I want to ask a few questions of the minister. If the European Union (Withdrawal) Bill lacks clarity and is ambiguous, as he has said, and if the continuity bill seeks to replicate it, does that leave us with an ambiguous, opaque bill too? The continuity bill states that the Government can determine exit day. Is the Government suggesting that exit day in Scotland would be different? If not, why is it in the bill? If the bill is passed, does the minister expect clause 11 of the withdrawal bill to be removed? If the aim is to legislate before the EU withdrawal bill is on the statute book, has the Government factored in provisions to deal with any legal challenge by anyone that might scupper that timescale and that objective? Finally, given the Parliament’s workload, does the cabinet secretary believe that the Scottish Government and the Parliament have the capacity to deliver the huge volume of work required to enact the legislation?
That is just a small selection of the very serious questions that need very serious answers.
I certainly agree with Mr Findlay’s final comment that there are very serious questions about the process and that they need very serious answers, but we will be able to begin that process only if we pass a resolution today to designate the bill as an emergency bill.
The bill is absolutely necessary as a response to the Brexit crisis, which is not of this Parliament’s choosing and not of the choosing of the people in Scotland whom we represent. It is a crisis that has been brought about entirely by the Conservative Party. Whatever our attitude to Scotland’s constitutional debate, a fact that should be relevant across that divide is that the UK Government now appears to be at war with itself, incompetent and in the grip of delusional, hard-right ideologues—people who are willing to put their own interests ahead of the national interest, and who are willing to inflict serious damage on the economy, and even put the peace process in Northern Ireland at risk for their pet political project.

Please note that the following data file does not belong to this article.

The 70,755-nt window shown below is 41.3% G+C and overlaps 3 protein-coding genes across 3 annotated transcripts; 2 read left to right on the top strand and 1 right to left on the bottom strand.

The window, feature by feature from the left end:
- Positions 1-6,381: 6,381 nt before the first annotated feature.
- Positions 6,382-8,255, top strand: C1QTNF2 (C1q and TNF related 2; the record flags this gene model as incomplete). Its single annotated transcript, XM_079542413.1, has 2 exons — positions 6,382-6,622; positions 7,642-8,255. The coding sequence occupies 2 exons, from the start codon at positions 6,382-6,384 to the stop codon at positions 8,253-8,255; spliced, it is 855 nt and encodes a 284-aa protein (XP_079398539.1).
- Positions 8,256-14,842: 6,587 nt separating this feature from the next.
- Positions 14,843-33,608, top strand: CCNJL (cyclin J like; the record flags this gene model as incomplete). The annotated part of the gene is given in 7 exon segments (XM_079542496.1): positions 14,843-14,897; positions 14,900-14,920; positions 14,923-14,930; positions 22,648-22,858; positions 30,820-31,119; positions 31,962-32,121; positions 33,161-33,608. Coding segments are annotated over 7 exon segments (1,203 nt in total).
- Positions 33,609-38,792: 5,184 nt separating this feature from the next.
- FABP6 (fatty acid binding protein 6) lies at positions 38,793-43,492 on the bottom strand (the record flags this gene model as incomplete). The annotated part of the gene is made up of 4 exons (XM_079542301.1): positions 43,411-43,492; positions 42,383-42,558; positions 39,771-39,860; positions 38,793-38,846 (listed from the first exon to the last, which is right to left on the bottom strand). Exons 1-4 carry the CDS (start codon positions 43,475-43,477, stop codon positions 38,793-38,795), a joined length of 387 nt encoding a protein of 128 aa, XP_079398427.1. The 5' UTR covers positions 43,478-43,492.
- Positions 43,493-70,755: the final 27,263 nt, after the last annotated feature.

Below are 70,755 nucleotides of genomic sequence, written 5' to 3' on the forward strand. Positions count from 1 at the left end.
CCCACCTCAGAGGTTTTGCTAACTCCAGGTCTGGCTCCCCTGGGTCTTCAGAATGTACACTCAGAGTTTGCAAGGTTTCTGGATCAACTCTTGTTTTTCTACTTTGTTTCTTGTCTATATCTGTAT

Their European Union (Withdrawal) Bill at Westminster is a direct assault on the devolution settlement. The UK Government has already missed far too many opportunities to repair that bill to achieve something that deserves to gain the consent of either this Parliament or the Welsh Assembly. Members of this Parliament from across the political spectrum must now take responsibility for introducing legislation that safeguards our law, including social and environmental protections that have been built up in the European Union; that protects the devolution settlement; and that ensures that Parliament—not the Government—is in control of the process.
I make that point in relation to both minority Governments. Neither the Government at UK level nor that in this Parliament represents a majority, and so parliamentary control must mean the majority in Parliament and not the minority in Government.